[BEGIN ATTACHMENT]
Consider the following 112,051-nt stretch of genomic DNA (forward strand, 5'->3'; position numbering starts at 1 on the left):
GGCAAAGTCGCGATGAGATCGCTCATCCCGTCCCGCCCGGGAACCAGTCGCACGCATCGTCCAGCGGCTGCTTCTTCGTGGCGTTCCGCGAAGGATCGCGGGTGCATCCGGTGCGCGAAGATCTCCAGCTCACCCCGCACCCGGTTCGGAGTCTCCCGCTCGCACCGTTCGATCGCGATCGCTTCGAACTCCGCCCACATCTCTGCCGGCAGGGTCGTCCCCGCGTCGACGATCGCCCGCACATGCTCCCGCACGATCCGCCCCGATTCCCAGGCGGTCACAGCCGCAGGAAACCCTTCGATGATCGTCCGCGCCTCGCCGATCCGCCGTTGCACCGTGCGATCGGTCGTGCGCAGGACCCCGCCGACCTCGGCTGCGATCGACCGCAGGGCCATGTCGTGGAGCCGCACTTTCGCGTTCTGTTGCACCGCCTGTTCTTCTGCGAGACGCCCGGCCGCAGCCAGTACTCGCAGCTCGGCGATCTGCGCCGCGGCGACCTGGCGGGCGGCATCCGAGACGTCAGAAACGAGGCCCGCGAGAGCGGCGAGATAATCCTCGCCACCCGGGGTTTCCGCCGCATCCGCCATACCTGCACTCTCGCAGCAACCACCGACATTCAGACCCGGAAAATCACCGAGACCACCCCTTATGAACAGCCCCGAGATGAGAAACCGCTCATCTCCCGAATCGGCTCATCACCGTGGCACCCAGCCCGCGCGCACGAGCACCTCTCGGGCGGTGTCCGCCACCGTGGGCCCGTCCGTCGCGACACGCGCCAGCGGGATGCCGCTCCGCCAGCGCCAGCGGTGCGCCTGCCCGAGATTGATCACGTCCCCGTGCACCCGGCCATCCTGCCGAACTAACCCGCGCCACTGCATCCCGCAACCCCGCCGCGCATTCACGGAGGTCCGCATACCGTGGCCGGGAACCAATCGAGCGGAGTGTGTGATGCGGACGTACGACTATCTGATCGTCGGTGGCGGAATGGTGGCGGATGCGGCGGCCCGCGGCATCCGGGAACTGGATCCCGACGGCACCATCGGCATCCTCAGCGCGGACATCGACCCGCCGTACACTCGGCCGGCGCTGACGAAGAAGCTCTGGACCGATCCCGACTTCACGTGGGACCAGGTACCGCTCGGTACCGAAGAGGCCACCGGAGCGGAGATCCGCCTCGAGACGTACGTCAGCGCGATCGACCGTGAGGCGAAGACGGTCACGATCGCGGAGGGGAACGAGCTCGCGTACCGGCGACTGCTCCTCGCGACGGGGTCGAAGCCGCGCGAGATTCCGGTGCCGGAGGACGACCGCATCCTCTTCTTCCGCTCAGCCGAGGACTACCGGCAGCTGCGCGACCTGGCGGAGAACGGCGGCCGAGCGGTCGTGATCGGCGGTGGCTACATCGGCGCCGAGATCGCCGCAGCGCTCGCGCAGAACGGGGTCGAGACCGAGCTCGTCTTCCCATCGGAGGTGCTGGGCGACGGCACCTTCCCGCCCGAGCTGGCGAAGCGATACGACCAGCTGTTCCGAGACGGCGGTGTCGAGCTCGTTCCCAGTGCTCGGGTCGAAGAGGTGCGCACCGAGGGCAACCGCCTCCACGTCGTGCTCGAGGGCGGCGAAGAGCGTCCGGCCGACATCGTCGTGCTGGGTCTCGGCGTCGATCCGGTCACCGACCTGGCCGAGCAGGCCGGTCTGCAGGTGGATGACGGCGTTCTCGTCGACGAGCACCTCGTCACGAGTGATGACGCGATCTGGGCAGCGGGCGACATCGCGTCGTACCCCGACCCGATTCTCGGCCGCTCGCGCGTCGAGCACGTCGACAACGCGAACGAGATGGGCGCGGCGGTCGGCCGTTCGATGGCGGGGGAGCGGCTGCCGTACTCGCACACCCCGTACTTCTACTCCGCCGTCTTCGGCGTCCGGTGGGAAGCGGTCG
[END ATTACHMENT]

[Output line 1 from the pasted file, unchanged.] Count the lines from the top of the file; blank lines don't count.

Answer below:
Consider the following 112,051-nt stretch of genomic DNA (forward strand, 5'->3'; position numbering starts at 1 on the left):